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Skills, schools and levelling up

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Today the Department for Education trailed some of the major measures on education and skills that will be announced in the levelling up white paper.

There is little disagreement on the thrust of policy, described by the Secretary of State as empowering more school children and adults “to gain the knowledge and skills needed to unleash their potential”’.

The jury is out on the promised boost to training and skills opportunities for adults until we see the detailed figures. But early analysis suggests that this will involve fairly modest increases in participation on existing programmes and nowhere near the scale of ambition on skills that is needed.

Many of the proposed reforms are also focused on a new programme of structural changes to schools and colleges. Instead the focus should be on boosting funding and resources that are to the benefit of all young people, and especially those from our most disadvantaged communities.


The DfE press release talks of a new ‘skills mission’ involving targeting 200,000 more people for training, including 80,000 more in areas with the lowest skills levels. As part of this the DfE says there will be an additional £550m spent on the relatively new Skills Bootcamp training programmes.

These proposals lack ambition and go nowhere near enough to countering recent training trends which show that the scale of the skills challenge requires a much more radical approach than this. Cuts to adult skills funding has decimated education and training opportunities delivered by colleges and training providers in recent years. For example, since 2014/15 the number of adults benefitting each year has fallen from 2.6m to 1.6m.

The TUC is calling on the government for a much more expansive skills offer, including a new right to retrain that would open up training opportunities to all workers and those needing help to get back into work. This new right should be incorporated into lifelong learning accounts and accompanied by new workplace rights, including a new right to paid time off for learning and training for all workers. A package of measures along these lines is urgently needed to help workers transition as the economy and society undergo transformational change, including the move to net zero and the legacy of the pandemic.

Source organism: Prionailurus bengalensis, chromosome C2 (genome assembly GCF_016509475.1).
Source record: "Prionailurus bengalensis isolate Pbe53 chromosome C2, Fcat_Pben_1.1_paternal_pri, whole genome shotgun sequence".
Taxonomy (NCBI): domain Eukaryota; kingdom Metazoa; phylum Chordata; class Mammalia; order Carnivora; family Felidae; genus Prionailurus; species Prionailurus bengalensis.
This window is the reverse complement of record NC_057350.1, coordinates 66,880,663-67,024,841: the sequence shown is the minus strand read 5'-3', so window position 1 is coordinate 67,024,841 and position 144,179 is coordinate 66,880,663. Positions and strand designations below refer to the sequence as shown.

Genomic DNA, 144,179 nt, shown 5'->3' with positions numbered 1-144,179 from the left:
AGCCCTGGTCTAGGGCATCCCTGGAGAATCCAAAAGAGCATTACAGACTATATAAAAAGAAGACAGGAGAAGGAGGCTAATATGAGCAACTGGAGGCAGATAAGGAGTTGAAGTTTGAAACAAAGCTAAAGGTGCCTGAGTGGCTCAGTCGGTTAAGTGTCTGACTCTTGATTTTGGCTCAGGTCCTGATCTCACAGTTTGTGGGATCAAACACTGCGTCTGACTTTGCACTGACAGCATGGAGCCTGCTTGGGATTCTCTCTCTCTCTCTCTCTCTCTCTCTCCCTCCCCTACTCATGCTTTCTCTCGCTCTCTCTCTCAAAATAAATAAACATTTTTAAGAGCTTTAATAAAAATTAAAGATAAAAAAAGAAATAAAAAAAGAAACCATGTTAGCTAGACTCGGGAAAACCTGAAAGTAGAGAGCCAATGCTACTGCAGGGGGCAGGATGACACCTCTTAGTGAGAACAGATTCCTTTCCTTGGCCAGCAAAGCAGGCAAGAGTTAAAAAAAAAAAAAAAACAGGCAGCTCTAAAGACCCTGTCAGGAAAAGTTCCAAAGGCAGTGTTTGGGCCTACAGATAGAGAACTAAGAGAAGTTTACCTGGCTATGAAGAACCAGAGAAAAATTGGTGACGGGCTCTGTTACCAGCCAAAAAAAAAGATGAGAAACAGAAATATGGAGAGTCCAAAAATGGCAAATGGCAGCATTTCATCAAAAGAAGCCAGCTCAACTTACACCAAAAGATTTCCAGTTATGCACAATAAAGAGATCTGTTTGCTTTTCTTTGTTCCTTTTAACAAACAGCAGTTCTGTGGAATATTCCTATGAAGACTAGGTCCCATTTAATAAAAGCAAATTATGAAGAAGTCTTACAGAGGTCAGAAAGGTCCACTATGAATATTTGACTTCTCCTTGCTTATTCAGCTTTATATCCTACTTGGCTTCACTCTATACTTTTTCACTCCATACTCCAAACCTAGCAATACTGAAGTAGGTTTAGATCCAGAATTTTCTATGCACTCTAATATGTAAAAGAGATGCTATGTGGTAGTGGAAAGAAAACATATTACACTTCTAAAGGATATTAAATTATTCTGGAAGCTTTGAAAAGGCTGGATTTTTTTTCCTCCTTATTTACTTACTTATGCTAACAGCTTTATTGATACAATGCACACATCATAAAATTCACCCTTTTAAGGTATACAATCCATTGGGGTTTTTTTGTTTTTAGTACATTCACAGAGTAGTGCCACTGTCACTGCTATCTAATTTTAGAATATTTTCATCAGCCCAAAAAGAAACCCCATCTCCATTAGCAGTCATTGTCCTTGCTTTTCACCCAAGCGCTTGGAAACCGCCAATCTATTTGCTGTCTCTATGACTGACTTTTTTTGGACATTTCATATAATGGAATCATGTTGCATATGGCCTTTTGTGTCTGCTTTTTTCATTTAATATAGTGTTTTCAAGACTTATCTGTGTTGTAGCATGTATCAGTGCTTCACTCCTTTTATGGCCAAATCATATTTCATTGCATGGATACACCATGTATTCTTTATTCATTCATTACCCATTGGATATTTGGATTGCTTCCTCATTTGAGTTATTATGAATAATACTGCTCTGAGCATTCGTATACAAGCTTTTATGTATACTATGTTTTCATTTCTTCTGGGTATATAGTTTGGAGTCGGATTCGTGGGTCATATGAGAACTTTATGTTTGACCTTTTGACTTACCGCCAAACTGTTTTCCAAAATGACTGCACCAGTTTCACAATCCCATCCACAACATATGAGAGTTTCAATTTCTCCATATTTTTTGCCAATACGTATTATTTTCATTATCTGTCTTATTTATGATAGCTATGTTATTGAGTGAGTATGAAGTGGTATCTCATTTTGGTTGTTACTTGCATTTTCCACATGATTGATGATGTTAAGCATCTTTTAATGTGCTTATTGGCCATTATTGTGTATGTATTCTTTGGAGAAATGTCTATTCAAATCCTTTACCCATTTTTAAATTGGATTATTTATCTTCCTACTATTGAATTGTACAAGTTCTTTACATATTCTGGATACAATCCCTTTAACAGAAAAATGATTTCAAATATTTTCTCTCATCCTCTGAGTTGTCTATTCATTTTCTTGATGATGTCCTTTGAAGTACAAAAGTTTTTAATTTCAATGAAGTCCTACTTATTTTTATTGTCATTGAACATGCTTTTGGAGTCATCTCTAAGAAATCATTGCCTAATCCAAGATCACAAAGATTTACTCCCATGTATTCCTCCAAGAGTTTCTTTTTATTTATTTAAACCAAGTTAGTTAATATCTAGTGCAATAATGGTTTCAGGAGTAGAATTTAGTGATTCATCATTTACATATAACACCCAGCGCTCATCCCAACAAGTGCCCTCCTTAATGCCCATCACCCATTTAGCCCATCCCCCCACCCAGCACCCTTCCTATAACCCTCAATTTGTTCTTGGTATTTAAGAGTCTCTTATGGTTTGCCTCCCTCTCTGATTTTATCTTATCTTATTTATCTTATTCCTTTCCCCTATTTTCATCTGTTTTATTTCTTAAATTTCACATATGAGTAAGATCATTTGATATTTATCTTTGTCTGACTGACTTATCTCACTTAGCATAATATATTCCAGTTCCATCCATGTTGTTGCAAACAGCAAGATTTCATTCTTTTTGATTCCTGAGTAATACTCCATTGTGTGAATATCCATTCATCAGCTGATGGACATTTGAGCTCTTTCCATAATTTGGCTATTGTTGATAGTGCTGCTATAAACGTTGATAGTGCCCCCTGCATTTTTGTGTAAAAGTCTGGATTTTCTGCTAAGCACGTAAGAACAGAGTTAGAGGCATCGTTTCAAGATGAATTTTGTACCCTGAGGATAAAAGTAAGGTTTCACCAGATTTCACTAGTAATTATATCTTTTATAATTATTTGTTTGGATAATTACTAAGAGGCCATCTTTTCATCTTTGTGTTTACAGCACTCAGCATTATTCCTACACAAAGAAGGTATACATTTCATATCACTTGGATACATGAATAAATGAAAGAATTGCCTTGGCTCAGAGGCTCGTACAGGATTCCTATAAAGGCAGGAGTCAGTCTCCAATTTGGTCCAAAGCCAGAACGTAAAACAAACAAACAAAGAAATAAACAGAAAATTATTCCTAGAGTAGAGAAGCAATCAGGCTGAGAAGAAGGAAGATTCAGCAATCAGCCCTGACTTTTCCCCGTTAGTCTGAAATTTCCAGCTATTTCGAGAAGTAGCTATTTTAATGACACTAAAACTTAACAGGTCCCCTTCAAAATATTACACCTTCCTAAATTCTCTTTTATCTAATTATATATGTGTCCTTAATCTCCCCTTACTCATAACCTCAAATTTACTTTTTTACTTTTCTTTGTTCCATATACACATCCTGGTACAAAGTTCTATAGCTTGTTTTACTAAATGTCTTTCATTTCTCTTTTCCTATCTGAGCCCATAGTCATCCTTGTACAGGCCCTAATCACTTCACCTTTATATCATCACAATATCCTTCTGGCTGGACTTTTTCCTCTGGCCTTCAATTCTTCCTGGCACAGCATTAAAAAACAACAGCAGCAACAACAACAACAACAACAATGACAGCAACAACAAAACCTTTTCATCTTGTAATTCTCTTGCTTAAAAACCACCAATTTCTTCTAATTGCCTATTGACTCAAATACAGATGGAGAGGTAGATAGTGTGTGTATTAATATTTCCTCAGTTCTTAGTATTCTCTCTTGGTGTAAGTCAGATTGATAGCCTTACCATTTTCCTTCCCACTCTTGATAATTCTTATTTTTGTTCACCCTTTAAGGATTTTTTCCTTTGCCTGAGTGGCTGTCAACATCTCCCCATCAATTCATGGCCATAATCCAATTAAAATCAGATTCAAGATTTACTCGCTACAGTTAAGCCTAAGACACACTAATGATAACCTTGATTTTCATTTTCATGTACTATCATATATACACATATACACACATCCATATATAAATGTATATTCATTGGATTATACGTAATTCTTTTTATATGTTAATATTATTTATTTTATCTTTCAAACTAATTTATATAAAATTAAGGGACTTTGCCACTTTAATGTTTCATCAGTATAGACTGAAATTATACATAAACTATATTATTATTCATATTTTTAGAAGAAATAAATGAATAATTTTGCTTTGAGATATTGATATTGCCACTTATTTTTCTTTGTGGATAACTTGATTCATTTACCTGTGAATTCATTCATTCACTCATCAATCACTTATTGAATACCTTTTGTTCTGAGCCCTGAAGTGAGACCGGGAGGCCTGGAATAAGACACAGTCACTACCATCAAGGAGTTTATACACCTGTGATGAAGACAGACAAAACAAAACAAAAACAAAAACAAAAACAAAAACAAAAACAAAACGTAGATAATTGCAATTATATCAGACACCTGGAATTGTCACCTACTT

The announcement today that there will be a new Future Skills Unit to boost strategic planning on skills is a very modest start and should be developed further to get employers and unions round the table with government through a new National Skills Taskforce. The government should also review its puzzling and counter-productive decision to cut the grant for the Union Learning Fund - TUC research shows this will reduce the number of adults taking up learning and training.

More institutional change

Institutional restructuring in our school and college sector, once again, is a common theme of today’s announcement. Most controversially there is a move to develop new elite sixth forms based on the free school model and to force more local authority schools to join multi-academy trusts.

Initial views from key stakeholders have expressed major concerns about renewed reliance on promoting academies and free schools as the solution. The Chief Executive of the Association of Colleges, David Hughes, is quoted as saying said he “would question what evidence there is for the need for new ‘elite sixth forms’ in our education system.”

The General Secretary of the NAHT trade union representing school leaders, Paul Whiteman, makes a similar point. He highlights that the announcement appears to fall short of what schools and communities really need and instead “the government appears to have once again reached for simplistic solutions linked to structures and targets”.

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